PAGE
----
The Algona Upper Des Moines from Algona, Iowa on January 19, 1898 · Page 8
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The Algona Upper Des Moines from Algona, Iowa · Page 8

Algona, Iowa
Issue Date:
Wednesday, January 19, 1898
Page 8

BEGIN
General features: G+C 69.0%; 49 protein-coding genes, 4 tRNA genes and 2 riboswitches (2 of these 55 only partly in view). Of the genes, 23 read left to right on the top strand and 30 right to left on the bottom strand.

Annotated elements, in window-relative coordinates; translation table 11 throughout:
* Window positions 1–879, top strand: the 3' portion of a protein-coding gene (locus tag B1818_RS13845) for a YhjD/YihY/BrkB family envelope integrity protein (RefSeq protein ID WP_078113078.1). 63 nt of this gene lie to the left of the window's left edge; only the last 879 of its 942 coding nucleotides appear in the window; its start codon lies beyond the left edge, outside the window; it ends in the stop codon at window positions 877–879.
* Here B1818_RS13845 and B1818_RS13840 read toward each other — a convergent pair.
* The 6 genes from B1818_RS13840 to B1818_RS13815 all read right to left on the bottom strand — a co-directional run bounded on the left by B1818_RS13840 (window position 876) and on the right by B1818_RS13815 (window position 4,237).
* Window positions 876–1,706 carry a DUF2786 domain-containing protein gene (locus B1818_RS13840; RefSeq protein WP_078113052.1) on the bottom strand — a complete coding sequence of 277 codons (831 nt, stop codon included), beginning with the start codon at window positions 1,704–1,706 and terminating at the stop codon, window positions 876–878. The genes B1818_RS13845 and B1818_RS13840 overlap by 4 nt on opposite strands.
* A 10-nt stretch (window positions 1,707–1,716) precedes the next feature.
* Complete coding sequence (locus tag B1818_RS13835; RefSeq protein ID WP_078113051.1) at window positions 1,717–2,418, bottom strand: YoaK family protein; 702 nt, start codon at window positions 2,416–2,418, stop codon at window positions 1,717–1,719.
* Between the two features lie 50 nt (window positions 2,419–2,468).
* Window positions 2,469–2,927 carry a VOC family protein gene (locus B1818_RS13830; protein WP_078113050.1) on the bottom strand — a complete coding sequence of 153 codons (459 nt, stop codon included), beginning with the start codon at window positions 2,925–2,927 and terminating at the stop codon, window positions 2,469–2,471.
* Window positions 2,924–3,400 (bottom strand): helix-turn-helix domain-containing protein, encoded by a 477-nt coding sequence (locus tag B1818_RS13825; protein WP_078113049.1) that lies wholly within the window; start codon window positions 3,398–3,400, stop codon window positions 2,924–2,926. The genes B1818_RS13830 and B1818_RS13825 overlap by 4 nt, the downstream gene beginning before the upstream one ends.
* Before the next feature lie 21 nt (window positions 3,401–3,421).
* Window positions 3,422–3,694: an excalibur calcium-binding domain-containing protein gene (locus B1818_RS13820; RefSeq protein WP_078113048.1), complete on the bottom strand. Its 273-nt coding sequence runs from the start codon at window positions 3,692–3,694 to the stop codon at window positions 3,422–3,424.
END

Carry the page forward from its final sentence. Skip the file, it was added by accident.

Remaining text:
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*flM..ygM!tt DBS MOlNiSS: ALGONA IOWA, WED^DA^JA^^l^: The $of <&mt fakes a, Stand for the Gold Standard, S!S» ft L5" {or * oia . lt WMW flagrs and n all ports. Anything e , h J> r L ot thls is an embargo on American commerce. cur- all were quite frequently taueht In the of the capltol building. Assurances district school. The old time school- -— *•"«• «-ont!ne: that several pn__ Advocates the Application of Business Methods to the State's Affairs. DES MOINES, Jan. 14.—Leslie M. Shavv was yesterday inaugurated governor of Iowa in the presence of a vast assemblage which packed the capital to suffocation. Visitors were present from all parts of the state. The oath Of office was administered to Governor 8haw and Lieutenant Governor Milliman by Chief Justice Deemer, of the supreme court. Mr. Shaw then addressed the assemblage as follows: . .In assuming the duties of the of- j floe to which the suffrages of a i great commonwealth have called me, I atn not unmindful of ' the honor conferred, or the responsibility imposed. The people of Iowa have been kind without measure and it remains for me faithfully to observe the oath Just 'taken in your presence. As I approach the task, I can but ask your kind consideration and your prayers that He, on Whom I must rely, will vouchsafe both grace and wisdom to avoid the more serious mistakes and save the people from unhappy consequences of such errors as 1 may commit, It Is a matter worthy of nole that our Industrial and financial skies are brightening. After the experience of unrest, distrust doubt, fear, disaster and much of ruin through which we have pased thoughtful man questions the . It seems to be conced&d by business men and statesmen as well that our national currency heeds reformation. The various plans dev.sed and formulated, and recommended all tend In the same direction vHth greater or less abruptness, it is urged that the country THlt not consent to the retirement of the greenbacks and the issuance of any form of money in lieu thereof. This may be true, but If true dt proves the existence of an I1U advised prejudice. Concede the necessity of maintaining the parity of each form of currency with gold and the necessity of some modification of the present system is apparent That the gold standard should be made was the verdlrt nf 3896 by a million majority. The fact of notice that the case will hp retried In 1900 will hot Justify^a delay In placing the country on a safe financial basis. To do this demands the best and most stable torm of paper currency. No one presumes to recommend a contraction of the currency. No one would limit us to the use of gold as a medium of exchange. All that Is claimed, and all that Inheres In the verdict of 1896, Is that the value of each dollar of United States cur- wletner of coin or paper, ditions. no truth of the proposition that we are entering upon a period of improved conditions. The human family learns slowly. it required thousands of years to teach monotheism to one nation. The lids above the seething pots of earth had rattled for centuries beforo man even discovered steam power and for many years thereafter the world remained in comparative Ignorance of the power of steam. Both earth and sky have been charged with electricity from the dawn of creation. Men stood conscious of Its elxstence, In dread of •Jts manifestations, but In Ignorance of Its nature. With equally laggard steps the world has moved towards, but has hesitated to embrace, a single standard of value Nearly everything, cattle, tobacco, iron, leather, shells, copper, silver and gold, has been tried as standards, but not until recent years has the suijject been g-iven the scientific and careful investlgat on necessaiy to the establishment of *n a *?i+ °'l al anrl International unl- th» hi v, / tand£ J rdl so es sent!al to the highest and best financial con- Uradually. but Irretrace- , ..^3 civilisation advanced the time is not far distan/ when no one, In my Judgment, win so much as consider a double standard. The family was orlglnal"y •the unit of civilization. Each' man was more or less an Ishmaeme He mover whither he liked, lived as . he pleased, and defended Mmseir as far as he was able. He had 11; tie, if any, intercourse with thoso ,' about him and needed no standard of value. What little trafflclng he "IP have found convenient Was effected by the exchange of com modules. Subsequently several lamilles Joined together for mutual convenience and protection, fortified a castle, defended it, but re motlned isolated and Independent ( By degrees, through epochs more or less deHned, we have advanced ; Past the clan, the tribe, the feudal system, the state to the federation of states, and are possibly nearlng the time when the nations of earth shall be bound -together, not bv treaties terminating at fixed per! lods, but by perpetual union .Whatever may be our dream, our or hope, or our fear, we have ; reached the time when 'international commerce is of recosnizel importance. We have learned by experience the convenience and practical necessity of the same etandard of value in all countries , We have learned that the laws of trade and the laws of convenience are, in matters temporal, supreme, beldom has the law making power : assumed the initiative with favorable results, and every attempt to circumvent commercial necessity has precipitated disaster. The great body of English and Amerl- lean civil law is not the result of the Initiative genius of statesmen, but it stands a monument to the adaptive versatility of the Anglo ' Saxon busines mind. That which commerce and trade have found necessary, or most convenient, has been perpetuated by legislative enactment and judicial decision. It has been found necessary to guard against harmful tendencies, and to erect many safeguards againsit the . encroachments of business and financial enterprise, "lest one good custom should corrupt the world " but business necessity has become i the test of expediency. Any pro- I posed violation of principles and conditions which experience has ! proven needful, has ever wrought sad havoc along all Industrial : tones. Recent history furnishes the best proof of this statement. | It would seem from the sufferings through which we have so lately j passed, tha/t no one able to com- rntsserate the homeless, the helpless, the friendless, and the destitute will again attempt to revolutionize the single gold standard the beneflelent effects of which we lhave enjoyed slnca January, 1879 When the exchange value of all foreign coins in the currency of our country, and the exchange value of our money In all foreign ports can be ascertained by simple mathematical computation, based solidly upon 'the relative weight of each standard coin, the greatest possible inducement to both domestic and foreign commerce as secured. This is now an accom- 1 plished fact in all gold standard countries. The merchant from silver or bimetallic states must watch the market quotations of silver, as well as of the commodities In which, he proposes to operate, and the possible fluctuations of his own ijifthey. Is sufficient to exclude him from all competitive enterprises. Not only the people of Jpwft, hut the entire North Is to be PQneratuJated that it ha,s at last learned the necessity of a single standard, and the supreme convenience, at least, of making that standard gold. U has ajso learned the necessity of maintaining the parity with all of each and every Wind of money now, circulating, or may be created for |n. finance ae wen as in, mathematics things to the same thing are equal $»" £»eh Other. Wh,eu each, form of pur jRpjiey & directly or indi.reetly ov rea,4Uy In some way our curency must be made elastic. Recent experience ° u &ht to evidence the necessity of authority somewhere for an emergency issue. It has been dem- onstraited In the last five years that a very little scare engenders a disposition on the part of the people to hoard. This proved to be as contagious as the disease germs ot Asia, and as ruinous to trade and commerce. The only way that tlie government under existing jaws, can now increase Its circulation is by borrowing upon in creased Issue of bonds, which results in anything but the removal of the conditions rendering the expedient necessary. The government assumes to do a banking uuslnes supon credit rather than assets, and her board of directors are subject to sudden and caprl- c.ous change, and are elected, not always because of peculiar illness for this particular branch of busing 8 ' bU Jn W t, ih varlous tendencies and predilections and pledped to represent the sentiments of widely diversified constituents, wise or otherwise. When such a board conlronts a condition of imminent peril, they may well be expected to debate each proposed measure of , e ief until the country goss to itiin, or Is saved by the patriotism and self sacrifice of those whose interests are more vitally at stake. Somewhere, wJth some power, there must be lodged au- thor.ty to relieve against a sudden , ?J a , or h °ardlng. An authority or this kind in recent years mlffht have averted the disaster. It may not be so important where this authority is lodged as that It be lodged where -It can be quietly exercised, as occasion demands, without extra session of congress or special legislative enactment The mere publication of its exercises would, In many -Instances, prove sufficient to Increase the apprehension which rendered the expedient necessary. The most natural and reasonable repository would be those -institutions whose self-preservation would lead to the .safe, conservative and judicious exercise thereof. Should either one of the several plans for currency reform now proposed be adopted, tit would go far towards rendering a panic, such as we have recently seen, at least a remote possibility. The merest flurry, the gathering clouds, ever discernible, would be protected against, and the country might never know that a threatened danger had been warded off, for it shouM be borne in mind that the public has its attention drawn to these matters only when tlia storm breaks. It has been urged that to in- ereaso the powers of national banks would result in a contraction of the curency to the prejudice of the people. Those who fear this result lose sight of the law of supply and demand, and the equally potent influence of competition It is safe to suppose the banks' would increase their issue as long- as it proved profitable so to do and It would prove profitable as long as there was a demand for dt Capital would be attracted to banking channels so long as it could be made to yield a moderate dividend. The interest derived by the bank upon the deposit of bonds would assist and very soon result in a material reduction of rates of interest to those who might require accommodation; and trade, manufacture and every 'industry would be stimulated thereby. We can safely allow experience to be our teacher in this as well as other matters. Amid tlie currency famine of 1S93 the government was powerless to relieve, but the national banks purchased bonds at exorbitant premiums and increased the circulation $34,000000 Now that threatened repudiation 'is passed, and the people have returned their hoardings to channels of trade, the banks are literally gorged with money, notwithstanding an increase of business, as shown by clearing house reports of more than 60 per cent; and these same banks are now retiring their circulation at the rate of $3,000,000 per month, the government tax rendering It unprofitable to maintain their issue In Idleness These other facts, known to all, but overlooked by many, must be ever kept prominent if one would wisely solve the problem. Money is not consumed by Us use. There la a limit beyond which money cannot be absorbed and idle money profits no one. It is the running stream and not the stagnant pool that turns our wheels and floats our commerce. Let no one understand this to be an argument in favor of imme- d.ate retirement of the greenbacks It is intended only as an argument in favor of maintaining at all hazards, the single gold standard, with an abundant issue of both gold and silver coin, and an elastic paper currency, every dollar oi which shall be redeemable or convertible, either directly or indirectly, at par with gold. The dangers of our multiplied forms of paper money have necessarily been but sllg-htlv referred to. * •* Our public school system is Justly the subject of admiration. It has accomplished much and we do well to foster it. It Is not without weak- nes,ses, however. The city and town graced school may fulfill us mission with some measure of completeness, but the country district school, In my Judgment, fails somewhat to meet requirements. The common observation ot men in mldde life Justifies the statement that sblldren leave the district school at a much earlier ase than formerly. A generation, ago algebra and geometry master Is superseded by those once supposed to be children, and to render -their employment practicable the attendance of pupils who have reached an age when the value of an education is appreciated Is pro- niblted. Iowa wisely maintains a magnificent university, within the reach of the high school graduate, but she has made no provision for the country boy and girl to prepare to enter It. Its annual support costs the state, In round numbers, $100,000 outside of permanent improvements, and In It she Is able to assist far less than 1 per cent of the young people of the state, and none from the farm without preparatory assistance In some way unprovided by the state. Within a half c;ntury at least two years have been added to the average college curriculum, and fully as much dropped from the more Important branches as actually taught in the country schools, thus ever widening the gap between the district school and the college, and the pupil Is left to bridge it as best he may. At no time is a young man or woman so Illy prepared for self-support as while fitting for college. The state ought to provide liberal things for all her educational Institutions, but ought also to provide some means to assist the country pupil to take advantage thereof. The town and city graded school Is designed solely for those who «nter It In Infancy and remain continuously, it necessarily offers poor encouragement for the country pupil who may ba behind in some branches, though perhaps fully abreast in those which tend to make thinking men. It will take the greater part of a year to get graded, and ho might about as well mlsa a y^ar as to lose a term. It requires an unusual thirst for knowledge to keep a boy In school to a girl of his own age, or to consent to be graded In a town school with boys several years his Junior. There are great possibilities In the rural population of Iowa. No Inconsiderable number of the industrious thinkers of earth have come from the farm. The rising generation of Iowa ought, and surely will, . carry westward the laurels now held by the middle states. It has always been the first rural born generation of men that has given a state her reputation. Nowhare is there such Indomitable courage, such incessant Industry and such constant hope as among those who follow the pioneer, and transform the wilderness into a garden with villas, and the children of these men and women have always been heard from. With such a generation now of practical school ogre, shall Iowa neglect them? Motives of patriotism as well as of philanthropy ought to secure for them as good opportunities as are insured their town and city cousins. Iowa is an agricultural state and will remain one. Not exclusively agricultural, but predominatingly so. Of this fact we are assured, and with it we are content. Those who have read the current report of the dairy commissioner, must.have b»en impressed with the remarkable development and wonderful possibilities of the dairy interest in towa. It is difficult to conceive what might be accomplished by the people of our state, were this great Industry adequately developed. It should receive the fostering care of the I-gis- lature. There is but one material from which butter and cheese can ba made. The very terms themselves should be as sacred from Infringement as a copyright. Nothing but butter and cheese made from the product of the cow should be allowed in the markets In such garb as to permit of deception. Any wholesome product of lard tallow or oil should find an open market' but its color or absence of color,' should protect the purchaser from the possibility of mistaking- it for what it is not. This most wise provision of our own law should bo urged upon the attention of the people of every state and country iikelv to afford us a market. If the eradication of tuberculosis will be of assistance to the industry and helpful In finding a market for the product, then this disease should be exterminated. Let it be known everywhere that Iowa butter is made from pure cream, and is wholly free from disease germs and the prairies of our state present an El Dorado unsurpassed. An industry that is likely to occupy any appreciable per cent of our farming area, and afford employment to any considerable r umber of our people, is worthy of everv encouragement, inclu.lhig both the prohibition of fraudulent imitation at home and abroad, and a national protective tariff. One consideration quite generally lost sight of by our people is the fact that the dairyman's farm will be worth at the end of a decade $5 per acre more than that of his corn-farming neighbor Within the past few years a monument, a beautiful granite shaft has been erected by order of the general assembly, at considerable cost, to the memory of those who so nobly and at the peril of their lives took a conspicuous part in the tragedy of our civil war. It was constructed from patriotic motives and lor patriotic purposes and was expected, at the time of its erection to be dedicated at no distant date Ihts ceremony, through some oversight or otherwise, has been neglected. I venture to suggest that the question is worthy of public consideration. The monument has been constructed, It will stand forever No ,, one now, or at any future time! will dare to lay it low, and in the coming years it will be priceless. It is educational in its character and is calculated to impress itself and that for which it stands upon the hearts and lives of many million people. Shall it be dedicated to the principles of liberty and patriotic devotion, or stand a perpetual memorial to human misunderstandings? Iowa has a history. There is much associated with her territorial existence, as well as her subsequent statehood, of which our people may well be proud. There are two ways of perpetuating this record. One and the least interesting, is to have it printed, bound In volumes and placed on shelves. This is being done as a private tenterprise, and the state can well rely that the ambition of authors, and) the promised gain therefrom to publishers, will do all that Is needed in this direction. The second, the most interesting, and at the same time the most expensive ancl most permanent method, is the preservation of historical relics, state papers. Interstate and national correspondence geological, zoological, mineralogical! art and other collections. This work has already assumed no mean proportions. Jt was com- me i l ?. ed or'srtnaHy as a labor of love, and has been lately prosecuted with tne aid or a nominal appropriation t!T™i the ^ tat f' „ Very nv>ch of intrinsic, and of far greater historic value has been secured, and is now the property of the state. For the want of any suitable place it is now JiteraUy pecked away -in qvarters entirely .tpadequatj! in the basement are not wanting that .—• -- . , vate collections of great value, and of greater interest, can be t* i.ureii without expense, conditioned only that the state arrange for their pro tection, where the public cani b- benefited thereby. If it be true that we are proud of our state and of Us history; If the names of the pioneers who have bulldecl cities, defended the honor of the flag, or occupied conspicuous positions in the councils of the nation are dear to us, should not the preservation of that which pertains thereto be a matter of public solicitude? The last general assembly appropriated $25,000 with which tn purchase grounds and erect an historical and art museum. An adjoining state, with less population, ancl $400,000,000 less taxable property, and with a state debt five times ours, has appropriated S450.000 for a like purpose. To pay this a special levy of one-tenth of a mill for s.;ven years has been provided. There are many things which the state, in view of its existing debt and Insufficient revenues, cannot afford to do, and some others notwithstanding conditions which it cannot afford to omit. The son who has Inherited a fortune is inexcusable If he neglect to erect a monument to his parents, even though he transcend for the time his current Income. Will this generation be able to excuse itself to the next who shall ignore its opportunity and permit to be turned into other channels the historic papers and relics now In the possession of mtn whose years give notice that they are not to remain long with us. or In the hands of the immediate descendants of those who have recently departed. Iowa Is fortunate above any of her adjoining sisters, and above nearly every state In the union in her financial condition. Much alarm has been expressed because of a small state debt. This should by all means be discharged at the earliest possible moment. She has certainly seen more prosperity than most states, and she owes It to herself, under ordinary conditions, to keep out of debt. And when a debt has been contracted, as at present, because of extraordinary circumstances, It ought to be paid as soon as possible, even at the expense of a slightly increased levy. Our people, In common with those of every state and of every country and of every time, complain of high taxes, and its has become quite popular to attribute the excessive burden to mismanagement in state affairs. The aggregate taxes collected for all purposes within the state is, In round numbers, $19,000,000. Of this only about 8 per cent goes to the state. Ninety-two per cent is absorbed at homo. Assuming that all railroad taxes are paid by residents of the state, and it swells our aggregate taxation to between $8 and $9 per capita, of which about 69 cents reaches thi; state treasury. Should the state levy be Increased to 3 mills it would make a. per capita difference of 2Vj cents. To decrease the levy to 2V4 mills would save 36 cents to the man whose annual tax is $50 To increase it to 3 mills would add 29 cents to his annual tax. It has occurred to me that no one can very certainly tell to what extent our state taxes can i>e decreased. It will be a matter of f-lic- itation if it can be reduced to 2 1 /. mills, but I am not prepared, at this time, to promise more than a good faith attempt. Taxes are too 'Ugh only when an expenditure is made which is needless, or excessive They are never too high when the affairs of state are economically administered, when no more departm-nts are maintained than the demands of the state require, when no more improvements to state institutions are made than are necessary and when all revenues are honestly collected and faithfully applied to the purposes for which they were desle- nated. I shall, indeed, be glad to see my adopted state return durln- my administration to the "pay as you go" principle. There is little that we can bequeath to our children more depressing in effect than debt. It is doubtful, however if the state levy can be appreciably reduced; certainly not if the custom shall continue of annually lov/erimr the assessed valuation of the nron- e '; ty ,°J the state - That this expi- dient for reducing taxes has been resorted to in the past is most apparent. In 1871 the cattle of the nft?i T7° re 'rf I 1 avera s e assessment of 51J.3/. 1 his has been gradually decreased until in 1895 it reached $•1.96. Horses in 1874 were assessed at $42.67, and in 1897 at $11.81. The live stock in Iowa was assessed $19,000 000 less in 1897 than in mi A state levy of 2% mills even upon U 1 - SKnnamount would nave Yielded $4i,500 per annum. The assessed valuation of live stock has been reduced 27 per cent since 1893- other personal propertly 4% per cent, ancl railroad property a fraction over one per cent. Assessed valuations must be maintained or increased levies must follow. The expense of state administrations do not increase simply because property is undervalued by the assessors. On the contrary, the expense of the state has grown constantly, and in some items rapidly. The number of Inmates of all our state institutions nas^_very ^materially increased, and "" ' "" " doubled of integrity, industry, car e, f ore thought and economy that he has manifested in the humbler and more congenial walks of life. SENATE COMMITTEES. AND MEANS-Senators Funk, 0 jUcTlCTABY-ScnatorB Cheshire, Baton, hSrd. Trewln, Puscy, Junkin Mitch- Blanchard, *.. - - - . |IJbcfS&an^fck, H fflf, MalJ-r: APPROPRIATlONS-Senators Harriman. Alexander, Irewin, Lo hrop, Garst, Berry, RAlI.ROADS-Senators Palmer, Penrose, Young of Delaware, Blanchard, Byers, Druet, Hobart, Craig, Bell, McArthur, Hayward, Emmert, RancK, H cmES AND' TOWNS-Senators Pusey, Lothrop, Penroso, Trowln, Carney, Alexander, Ericson, Cheshire. Mitchell, lltus, Hayward, Finch, Malloy, Ranck, Mcln- "sUPPRESSION OP INTEMPERANCE -Senators Perrln. Harriman, Gllbcrtson, Finch, Young of Delaware, Berry, Druet, Hospers, Wallace, Lewts, A'.lyn, Lyons, ^CONGRESSIONAL AND JUDICIAL DlSTRICTS-Senntors Young of Delaware, Byers, Junkin, Ellison, Garst, Hotchklss, Hospers, Mullan, McArthur, Gorrell. Hurst. AGRICULTURE—Senators Harrlmnn, Carroll. Palmer, Young of Delaware, Mitchell, Kilburn, Ellison, Bell, Wallace, Hurst, Everall. CONSTITUTIONAL AMENDMENTS AND SUFFRAGE—Senators Blnnchnrd, Cuniey, Ponrose, Ellison, Eaton, Lothrop, Mullan, Ilotchkiss, Healy, Bolter, Young INSURANCE-Senators Craig, Allyn, Hospers, Hobart, Byors, Palmer, Pcrrin, Lewis. Mullun, Emmert, AVT.son. SCHOOLS—Senators Trowln, Carroll, Byer.s, Eaton, Finch, Druet, Alexander, Lewis, Titus, Ranck. Mclntlrc. LABOR—Senators', Byers, Ericson, Gll- bertBon, Craig, Garst, Funk, Wallace, Lyons, Young of Leo. BUILDING AND LOAN ASSOCIATIONS—Junkin. Carney, Hobart, Cheshire, Ericsoii, Pcnrose, Trewln, Ranck, Wilson. MINES AN DMINING-Senntors Cnr- roll. Cheshire, Druet, Blanchard, Palmer, Lewis, Bell, Gorrell, Emmert, BANKS—Senators Alexander, Hospers, Gllbertson, Allyn, Erlcson, Pusey, Penrose, Bolter, Evt'i-all. SENATORIAL AND REPRESENTATIVE DISTRICTS-SeniUors Lothrop, Hobart, Gllbcrtson. Plncn, Funk, Berry, Eaton, Harriman, Penrose, Bolter, Mcln- tlre. HIGHWAYS—Kllhurn, Harriman, Palmer, Perrln, Garst, Carney, Hayward. Wilson, Lyons. COMPENSATION OF PUBLT OFFICERS—Senators Hobart, Hotchklss. Junkin, Craig, Mitchell, Malloy, Everall PUBLIC HEALTH-Druet, Eaton, Healy, Cheshire. Pusey, Blanchard, McArthur. Titus, Emmert, Gorrell, Hurst EDUCATIONAL INSTITUT1ONS-E1- llson, Berry, Penroso, Ericson, Cheshire. Lewis, Kilburn. Ranck, Young of Lee Ti M * r WT ARY - Senntors Be »- Mitchell, .Hotchklss, Lothrop. Blanchard, Kilburn. Craig, Everall, Hurst. ' PHARMACY-Senatora Carney. Druet Allyn, Byers, Finch, Hurriman, Hayward Gorrell, Emmert. ' PENITENTIARIES AND PARDONS- Senntors Mitchell, Alexander, Carroll Eaton, Garst, Bolter, Lyons PRINTING-Senators Ilotchkiss, Carroll Funk, Healy, Junkin, Malloy Me Inure. FEDERAL RELATIONS- Hobart, Ellison, Junkin, Young of He, ELECTIONS-Senators Eaton. Carroll ' awa '- c ' AIexan " . . AIexander CLA IMS-Senators Ericson, Bvpr^ Craig, Mullan, Harriman,. Kilburn,!™: COMMERCE-Senators Allyn. Titus, Carney, Garst, Wilson T? M . ANFACTURES-Seno to?" ' Mula'n, Bell. Lewis, McArthur, Mclntire * iaudn « PUBLIC BUILDINGS-Senators Lewis 1 W ' 3 ' Healy ' mu T t ' , Gorrell RULES-Senators Hospers, Pen-in, Finch, Malloy. HORTICULTURE AND o CORPORATIONS-Senators Healv '' PjftrVfc McArthur, Wilson.' en ENGROSSED BILLS-Senators Flnr-li fountr of Delnwnrn ivr^T^tU:; rs ^'nen, - f T Delaware. Mclntie 1 BI LLS- S en Titus, NUTS AND FRUITS. Whatever may be the sequel of the next two years, it is a pleasure to succeed an administration against which no whisper of dishonesty has been heard, and one as i-e a , ted . t S a11 matters of public duty a*J»lteaiy worthy of emulation. ' Much has been said in some sections of the state, but nom- too much, about the application of business principles to state affairs. All this meets my most hearty an- proval. Will any forbid me the prel sumption that we are all? without regard to party, intensely in ere ?« Hon T SUC ° eSS of this administration.. I can assure you that r - n. and to that end I desire the Green figs are excellent food. The great majority of small fresh seed fruits are laxative. Walnuts give nerve or brain food muscle, heat, and waste. Apples supply the higher nerve and muscle food, but do not give stay. Pine kernels glvo heat and stay. They serve as a substitute for bread. Oranges are refreshing and feeding if- nra lint- j . „ ,. .. *****6» Look out for colds At this season. Your blood pure Rich and your Toned up by fc Hood's Sarsaparilla. You will be able to Resist exposure to A debilitated system Would quickly yj e LOST—A HEART. Lost—a heart; on Monday, Dropped somewhere .in the street''"! The loser will gladly pay ' * A reward and be discreet. Of little value except To the owner of the same, Who hopes, if it is kept, The finder will send her name. No questions, on return By a girl with Psyche head . And lips which make one yeara To press their tender red. Lost—a heart; on Monday, In the bustle of street cars, In the rattle of truck and dray; She may know it by Its scars! —New York Weekly,! Independent. Biffers—"Hello, Whiffers. How it? Still working for Harde Cashll Co?" •• Whiffers—"No. I'm in business i myself now." "You don't say so!" "Yes. I married an actress." HOW'B This? We offer One Hundred Dollars rewntjl for ntiy cnse of Cutiirrh that cannot U cured by Hall's Catarrh Cure. 'V. .1. CHENEY & CO.. Toledo, 0.1 We. the undersigned have known P, JJ Cheney for tlie i-nst fifteen years, and fo| lieve him perfectly honorable in all bni| ness transactions nud financially able .til carry out any obligations made by thelj firm : West & Trunx, Wholesale Druggist! Toledo, O. ; Wnkling. Kmnan & Marriil Wholesale Drutrerihts, Toledo, O. -ft Hall's Catarrh Cure is taken internnllil acting direcllv on the blood and mucottl surface?q£ the system. Testimonies scull free. Price 75u per bottle- Sold by all druggists. ' Hall's Family Pills are the best. Young ladies take up the collection I.. the First Baptist church of Trenton, HI J. A marked increase in the attend! ance lias been noticed since this noytj feature was introduced. The clergy| men of other churches in the vicinitj criticise this innovation, and one o! them has said, "Very soon the lady coll lectors will be required to shoot aroun the aisles on roller skates." Klondike via Portland, Tacoma or Sa» tie. Only personally conducted excursion,, to Portland leave Chicago Thursday! Write JNO. SEBASTIAN, G.P.A. Chlr-™ Life would be a lot happier if average woman knew as much aboik what temperature is best for the I amifl as she does about what is best for hq cactus. Educate Your IJowels With Ciiscaretl. | ,- Can <ly Cathartic, euro constipation forever, -oc. it c. O.C. full druggists refund money. Probably the limit of a girl's unhapl piness isn't ever reached till she taka dinner with a man and gets a dish tha] she doesn't known how to eat. n> ^,?? rs ' " VTlnill <>w's Soothing Byrnp Forchtklron teething .noftens the Kimk.reduces inM matiou.allnys pain, ourea wind colic. 25 eonto » botl The New York postofflce made a nl profit of $4,900,000 in 1897. ft Established 1780. Baker's Chocolate, order'' 6 " the " Ver ls out Uerve and muscle j G ^ en water grapes are blood purify- and skins. * ood value)--^- ± n ±'L a 'r nds , gjve ^e higher blood celebrated for more than a century as a delicious, nutritious, and flesh-forming SI beverage, has our <jl well-known 51 Yellow Label fl] on the front of,every $1 package, and our |J trade-mark,»La Belle **' Chocolatiere."on the >ack. NONE OTHER GENUINE. MADE ONLY BY WALTER BAKER & CO, Ltd, Dorchester, Mass. praise or every act of only criticises particular itefnT o? S d ?, Ration, taking" ema ° f rected and not repeated yan d exercises more in the af Blue grapes are feeding lor thinning and cooling effect Juicy fruits give more or the few BSS5gsp my Power; and othlS 'thatch" Prunes afford the high P «t „ brain food; supply hit X UerVe and are not muscle fe'd^g ^l^ ** ? 0 e av r a b y JXXrTff fluenz? W 0 hoo n in2p 9h 'Y 8ore Throa t- CrouB-In- A certa n S i nfl . C 5 M 9 h ' Bro.nphltl«an<UWNli* tiofl to their quality P , pr °P°^ Record. quaut y-Pacifl c Medical